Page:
Physics Instructor Pedro Albert Sanchez Begins Hunger Strike in Cuban Prison

“A physics and math instructor who taught thousands of students in Havana and Pinar del Río,” is how Pedro Antonio Albert describes his father. (Captura)

14ymedio bigger14ymedio, Havana, 15 September 2022 — Physics instructor Pedro Albert Sánchez, in prison since November 3rd, 2021, is on a hunger strike in Valle Grande prison. In July, the Attorney General sought a five-year prison sentence for the academic, who last year announced a march “for freedom of thought, of expression, and to peacefully demonstrate,” but his trial has not yet taken place.

Sánchez refused the food his family took him during their visit on September 13. “I have no way of expressing the frustration and powerlessness I feel right now,” stated Pedro Antonio Albert, the instructor’s son who lives abroad, in a video he posted on Facebook last Wednesday.

“My father’s situation is truly worrisome and I fear for his life,” wrote Pedro Antonio on social media, to accompany his statement. “A physics and mathematics instructor who taught thousands of students in Havana and Pinar del Río,” is how Pedro Antonio Albert describes his father; he added that the academic suffers from cancer and ulcerative colitis.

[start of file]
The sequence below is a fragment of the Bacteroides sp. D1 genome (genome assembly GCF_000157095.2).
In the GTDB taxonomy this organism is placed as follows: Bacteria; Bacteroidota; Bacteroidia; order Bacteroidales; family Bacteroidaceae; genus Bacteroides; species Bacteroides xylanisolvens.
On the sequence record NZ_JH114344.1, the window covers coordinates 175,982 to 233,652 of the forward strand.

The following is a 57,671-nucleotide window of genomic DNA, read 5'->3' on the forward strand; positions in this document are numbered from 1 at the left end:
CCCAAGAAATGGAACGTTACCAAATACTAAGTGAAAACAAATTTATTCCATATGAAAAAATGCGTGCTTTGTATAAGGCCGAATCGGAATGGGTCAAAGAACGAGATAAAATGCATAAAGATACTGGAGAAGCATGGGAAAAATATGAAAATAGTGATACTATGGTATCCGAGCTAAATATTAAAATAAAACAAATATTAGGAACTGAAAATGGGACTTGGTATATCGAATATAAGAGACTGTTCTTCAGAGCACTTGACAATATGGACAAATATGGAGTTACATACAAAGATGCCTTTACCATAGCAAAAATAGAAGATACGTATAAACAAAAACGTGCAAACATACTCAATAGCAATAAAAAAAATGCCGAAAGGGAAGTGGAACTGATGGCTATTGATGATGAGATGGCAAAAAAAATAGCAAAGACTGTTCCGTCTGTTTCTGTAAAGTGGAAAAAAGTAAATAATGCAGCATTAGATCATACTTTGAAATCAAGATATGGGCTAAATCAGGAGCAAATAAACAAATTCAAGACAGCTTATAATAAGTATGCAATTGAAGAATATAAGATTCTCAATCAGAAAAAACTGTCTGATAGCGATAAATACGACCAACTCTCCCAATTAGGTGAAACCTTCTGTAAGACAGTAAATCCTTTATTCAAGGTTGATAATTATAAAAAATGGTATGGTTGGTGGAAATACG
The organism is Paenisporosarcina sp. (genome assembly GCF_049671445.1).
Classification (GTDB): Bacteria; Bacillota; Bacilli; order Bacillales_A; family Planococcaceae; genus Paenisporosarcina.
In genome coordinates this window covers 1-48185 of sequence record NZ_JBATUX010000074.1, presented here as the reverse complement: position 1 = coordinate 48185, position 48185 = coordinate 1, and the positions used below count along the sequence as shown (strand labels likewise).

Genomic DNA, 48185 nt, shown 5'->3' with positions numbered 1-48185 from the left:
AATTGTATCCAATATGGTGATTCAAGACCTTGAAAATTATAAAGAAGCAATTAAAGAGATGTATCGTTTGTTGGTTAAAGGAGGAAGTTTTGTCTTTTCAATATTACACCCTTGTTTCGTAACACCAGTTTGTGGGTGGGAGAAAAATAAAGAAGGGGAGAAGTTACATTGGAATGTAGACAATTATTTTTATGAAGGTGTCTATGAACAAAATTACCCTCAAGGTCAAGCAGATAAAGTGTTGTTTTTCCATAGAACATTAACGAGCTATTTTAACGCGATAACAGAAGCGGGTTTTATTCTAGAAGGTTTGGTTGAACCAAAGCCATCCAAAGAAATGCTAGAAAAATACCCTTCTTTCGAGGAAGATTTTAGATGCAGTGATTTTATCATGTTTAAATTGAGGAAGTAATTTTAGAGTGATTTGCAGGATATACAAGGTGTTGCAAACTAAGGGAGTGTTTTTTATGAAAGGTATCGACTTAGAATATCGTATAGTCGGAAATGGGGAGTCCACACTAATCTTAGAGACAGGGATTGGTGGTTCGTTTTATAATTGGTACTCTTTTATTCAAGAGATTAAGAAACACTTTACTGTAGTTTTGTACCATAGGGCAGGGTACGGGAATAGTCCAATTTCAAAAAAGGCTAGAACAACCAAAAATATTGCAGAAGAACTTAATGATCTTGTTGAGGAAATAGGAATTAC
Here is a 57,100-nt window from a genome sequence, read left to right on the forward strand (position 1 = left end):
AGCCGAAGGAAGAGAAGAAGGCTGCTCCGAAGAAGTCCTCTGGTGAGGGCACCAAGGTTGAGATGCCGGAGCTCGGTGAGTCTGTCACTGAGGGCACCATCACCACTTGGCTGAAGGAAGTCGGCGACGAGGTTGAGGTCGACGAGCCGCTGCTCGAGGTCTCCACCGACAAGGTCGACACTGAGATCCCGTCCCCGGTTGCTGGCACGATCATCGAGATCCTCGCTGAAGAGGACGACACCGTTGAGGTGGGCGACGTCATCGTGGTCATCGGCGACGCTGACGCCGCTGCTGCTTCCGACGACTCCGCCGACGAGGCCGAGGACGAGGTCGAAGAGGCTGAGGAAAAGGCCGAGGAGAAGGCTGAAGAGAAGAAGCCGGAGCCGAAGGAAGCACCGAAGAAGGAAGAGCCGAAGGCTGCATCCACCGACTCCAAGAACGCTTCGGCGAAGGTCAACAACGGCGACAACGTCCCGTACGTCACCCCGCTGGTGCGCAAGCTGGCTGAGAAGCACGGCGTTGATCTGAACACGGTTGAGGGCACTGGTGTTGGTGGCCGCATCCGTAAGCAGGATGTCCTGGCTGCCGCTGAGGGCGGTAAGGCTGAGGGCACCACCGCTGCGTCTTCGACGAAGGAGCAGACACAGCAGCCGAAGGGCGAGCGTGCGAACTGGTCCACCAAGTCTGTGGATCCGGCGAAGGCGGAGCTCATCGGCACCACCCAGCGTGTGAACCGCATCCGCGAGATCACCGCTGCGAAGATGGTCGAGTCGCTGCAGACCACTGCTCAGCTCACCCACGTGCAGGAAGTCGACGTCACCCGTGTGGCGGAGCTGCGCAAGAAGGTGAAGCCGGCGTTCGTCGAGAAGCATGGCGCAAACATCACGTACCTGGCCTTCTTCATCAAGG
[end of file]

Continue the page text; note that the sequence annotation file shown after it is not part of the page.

“His only crime has been freely expressing what he thinks,” stated Pedro Antonio. “My dad is going to die, he has been on a hunger strike for two days. My brother and I are worried because we know that when our father makes a decision no one can intervene and make him change his mind.”

“I don’t want the worst to happen, but I know that it can,” said the young man.

Heir to a long tradition of marchers, among them emblematic personalities such as Andarín Carvajal, a Cuban athlete who participated in the marathon at the Saint Louis Olympics in 1904, the instructor sought, through his steps, to revive citizen freedom on the Island.

On that November day, despite the threats he had received, he revived his initiative, “The motives are the same as those of previous marches, but more intense, given that the situation in the country is the same, albeit more dangerous.”

Sánchez refuses to speak with anyone to avoid reprisals against his family, warns his son. “He doesn’t want that State Security agent, the one who calls himself Abel, to visit my brother.”  The young man bemoans that his father has been “locked up without charges, without a trial. He tried hard to use the established pathways to say what he wanted to express and no one wanted to listen.”

“Let him go, because my father is not a delinquent. He is a professional, with dignity, which is what you all lack,” the young man stated while addressing agents of the Cuban political police. “That man has more dignity than all of you.”

Translated by: Silvia Suárez


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